Tested: 2020 Toyota Tundra TRD Pro Is the Best Yet
If you’re like us and nerd out about anything and everything automotive, it’s difficult not to be enthralled when a military convoy passes by. The semi trucks look like they’re fresh off the set of a Mad Max movie, and the behemoth Oshkosh eight-wheel-drive tactical vehicles prompt us to start scanning the surplus market for the ultimate off-road rig we don’t need. When the 2020 Toyota Tundra TRD Pro arrived at headquarters dressed in model-specific Army Green paint, blacked-out exterior trim, and sitting on lightweight, forged BBS wheels, its curb appeal alone was enough to spark excitement. It looked like an inordinately dapper escapee from a GovPlanet auction.
Okay, so the Tundra is old. This generation dates to 2007, the year a few of our staffers had just started middle school. Its 381-hp 5.7-liter V-8 may suffer a power deficit compared to the 6.2-liter small block in the Chevrolet Silverado and the twin-turbo V-6 offerings of the Ford F-150—not to mention the V-8s in the Ram 1500 and Nissan Titan—but it’s still good for a push to 60 mph in 6.4 seconds and a 15.0-second quarter-mile at 93 mph. Not bad for a rig weighing nearly three tons. While two-digit gear counts are becoming more common, the Tundra’s six ratios seem about right for a pickup truck.
Starting at $54,525, the TRD Pro CrewMax is the most expensive Tundra in Toyota’s lineup, but it’s still far less pricey than the upper-echelon domestic half-tons. Fitted with Fox 2.5-inch internal bypass dampers at all four corners and new TRD springs that increase wheel travel by 1.5 inches in the front and 2.5 inches in the rear, the TRD Pro encourages your desert-racing delusions. In daily use the ride quality is superb, with just enough squish to feel relaxed on the interstates without floating like a ’75 DeVille. When approaching the 0.69-g lateral limit, there’s plenty of body roll. This is, however, a beefy truck on cushy suspension, so we weren’t expecting Supra skidpad numbers.
We couldn’t find a rough enough dirt road or railroad crossing to exploit the full capability of the new suspension package, so we headed to Bundy Hill, our unofficial off-road proving ground in Jerome, Michigan. The Fox dampers soak up rippled ruts and dragon-back soil with surprising grace, allowing the Tundra to carry an impressive amount of speed. When pushed hard, the dampers will eventually hit the bump stops, but a beefy TRD skid plate provides a last line of defense for the underbelly. You shouldn’t plan on chasing a Ford Raptor across the desert, but this is by far the best riding and most capable Tundra ever built.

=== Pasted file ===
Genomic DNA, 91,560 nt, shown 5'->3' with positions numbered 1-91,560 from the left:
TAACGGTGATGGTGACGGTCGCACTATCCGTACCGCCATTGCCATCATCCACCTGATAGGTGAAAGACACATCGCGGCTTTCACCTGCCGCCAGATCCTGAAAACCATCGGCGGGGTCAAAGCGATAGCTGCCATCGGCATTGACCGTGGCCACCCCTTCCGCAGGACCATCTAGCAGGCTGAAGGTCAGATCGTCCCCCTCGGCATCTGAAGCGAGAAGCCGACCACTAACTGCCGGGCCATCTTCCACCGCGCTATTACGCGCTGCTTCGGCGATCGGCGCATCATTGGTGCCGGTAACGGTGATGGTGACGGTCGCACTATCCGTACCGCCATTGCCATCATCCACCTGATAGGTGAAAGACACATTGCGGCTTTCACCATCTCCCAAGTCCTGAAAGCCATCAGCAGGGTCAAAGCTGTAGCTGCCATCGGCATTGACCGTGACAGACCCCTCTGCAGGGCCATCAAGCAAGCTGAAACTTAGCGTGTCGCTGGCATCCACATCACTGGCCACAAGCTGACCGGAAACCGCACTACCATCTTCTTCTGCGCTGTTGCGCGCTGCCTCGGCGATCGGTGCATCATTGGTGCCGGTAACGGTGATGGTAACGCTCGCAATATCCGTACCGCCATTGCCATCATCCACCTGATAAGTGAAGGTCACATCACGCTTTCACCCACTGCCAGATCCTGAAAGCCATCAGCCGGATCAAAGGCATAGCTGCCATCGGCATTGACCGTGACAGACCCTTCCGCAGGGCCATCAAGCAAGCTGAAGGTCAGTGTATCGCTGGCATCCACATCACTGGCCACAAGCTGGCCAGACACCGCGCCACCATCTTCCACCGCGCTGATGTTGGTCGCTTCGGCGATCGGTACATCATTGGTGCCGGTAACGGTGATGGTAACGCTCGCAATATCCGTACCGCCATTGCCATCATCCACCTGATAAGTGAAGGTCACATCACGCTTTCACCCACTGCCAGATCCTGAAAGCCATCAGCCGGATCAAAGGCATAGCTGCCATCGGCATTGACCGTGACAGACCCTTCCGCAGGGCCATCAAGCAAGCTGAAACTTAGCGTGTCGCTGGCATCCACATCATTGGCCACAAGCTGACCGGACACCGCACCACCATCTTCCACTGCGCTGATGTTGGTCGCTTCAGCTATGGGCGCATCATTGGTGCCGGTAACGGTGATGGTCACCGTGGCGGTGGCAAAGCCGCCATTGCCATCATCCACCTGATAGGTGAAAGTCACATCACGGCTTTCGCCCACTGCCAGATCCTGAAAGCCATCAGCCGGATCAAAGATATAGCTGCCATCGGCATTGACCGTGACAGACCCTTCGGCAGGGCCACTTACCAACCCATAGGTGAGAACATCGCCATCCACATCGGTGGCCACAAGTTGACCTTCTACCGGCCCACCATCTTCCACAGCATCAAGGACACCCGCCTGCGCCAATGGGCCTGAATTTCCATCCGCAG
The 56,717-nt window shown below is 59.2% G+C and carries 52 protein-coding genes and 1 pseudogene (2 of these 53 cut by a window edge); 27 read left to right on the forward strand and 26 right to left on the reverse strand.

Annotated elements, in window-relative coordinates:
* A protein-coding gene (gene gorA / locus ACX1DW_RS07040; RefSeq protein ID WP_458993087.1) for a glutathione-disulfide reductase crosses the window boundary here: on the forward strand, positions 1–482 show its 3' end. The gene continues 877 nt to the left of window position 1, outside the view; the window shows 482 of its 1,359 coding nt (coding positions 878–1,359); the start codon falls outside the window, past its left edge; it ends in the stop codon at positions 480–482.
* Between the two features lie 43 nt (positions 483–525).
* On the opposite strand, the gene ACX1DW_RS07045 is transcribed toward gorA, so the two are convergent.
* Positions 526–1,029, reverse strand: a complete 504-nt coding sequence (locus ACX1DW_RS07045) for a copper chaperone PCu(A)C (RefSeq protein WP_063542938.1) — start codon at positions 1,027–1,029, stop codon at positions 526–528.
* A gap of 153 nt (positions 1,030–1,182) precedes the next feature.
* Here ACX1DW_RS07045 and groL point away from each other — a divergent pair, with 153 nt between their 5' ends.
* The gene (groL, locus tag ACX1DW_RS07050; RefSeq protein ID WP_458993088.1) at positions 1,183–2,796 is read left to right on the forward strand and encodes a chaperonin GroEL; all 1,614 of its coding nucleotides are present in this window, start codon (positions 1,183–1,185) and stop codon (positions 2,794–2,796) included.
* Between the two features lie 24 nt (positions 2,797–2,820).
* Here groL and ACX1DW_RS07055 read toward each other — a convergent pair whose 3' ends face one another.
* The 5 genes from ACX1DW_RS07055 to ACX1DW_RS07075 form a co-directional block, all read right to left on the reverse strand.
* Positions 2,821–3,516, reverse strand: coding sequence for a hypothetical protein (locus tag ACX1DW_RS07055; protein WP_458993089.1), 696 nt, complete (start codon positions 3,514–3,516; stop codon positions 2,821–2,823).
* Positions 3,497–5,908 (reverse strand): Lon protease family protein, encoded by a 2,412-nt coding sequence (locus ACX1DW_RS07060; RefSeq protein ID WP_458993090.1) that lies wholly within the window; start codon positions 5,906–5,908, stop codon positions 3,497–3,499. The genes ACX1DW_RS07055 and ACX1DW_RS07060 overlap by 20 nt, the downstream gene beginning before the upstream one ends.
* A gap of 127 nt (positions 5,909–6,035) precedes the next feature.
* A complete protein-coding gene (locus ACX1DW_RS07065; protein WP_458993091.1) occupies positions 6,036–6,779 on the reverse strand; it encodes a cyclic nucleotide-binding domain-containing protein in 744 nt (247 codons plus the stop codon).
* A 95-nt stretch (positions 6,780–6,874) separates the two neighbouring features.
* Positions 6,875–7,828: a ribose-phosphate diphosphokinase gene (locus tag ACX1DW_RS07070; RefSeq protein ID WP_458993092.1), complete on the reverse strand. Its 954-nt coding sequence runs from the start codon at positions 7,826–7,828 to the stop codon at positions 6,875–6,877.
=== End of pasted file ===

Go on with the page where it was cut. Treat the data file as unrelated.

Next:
While the TRD suspension components are welcome upgrades, we’ll take issue with our test truck’s side-exit dual-exhaust system, a dealer-installed accessory from the TRD parts catalog. It sounds appropriately throaty under relaxed operating conditions, but when the engine’s working a little harder (like, say, with a trailer in tow), the cat-back system sends a constant drone into the cabin. The ever-present eight-cylinder racket is at odds with the otherwise sane and respectable, albeit dated, Toyota interior.
Other goodies that come standard with the TRD Pro are a rocking 12-speaker JBL audio system, Rigid LED fog lamps, lane-keeping assist, and adaptive cruise control. In a tacit admission that it’s no longer 2007, pushbutton ignition is now standard. The TRD Pro is a competent truck, but Toyota’s incremental approach to keeping the Tundra relevant—minor tweaks, special editions, and bolt-ons—may be running out of steam. As we patiently wait for a complete overhaul of Toyota’s big rig, we’ll continue to scour the military surplus supply. Which has us thinking: Where can we store an Oshkosh?
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Published at Fri, 12 Jun 2020 15:55:00 +0000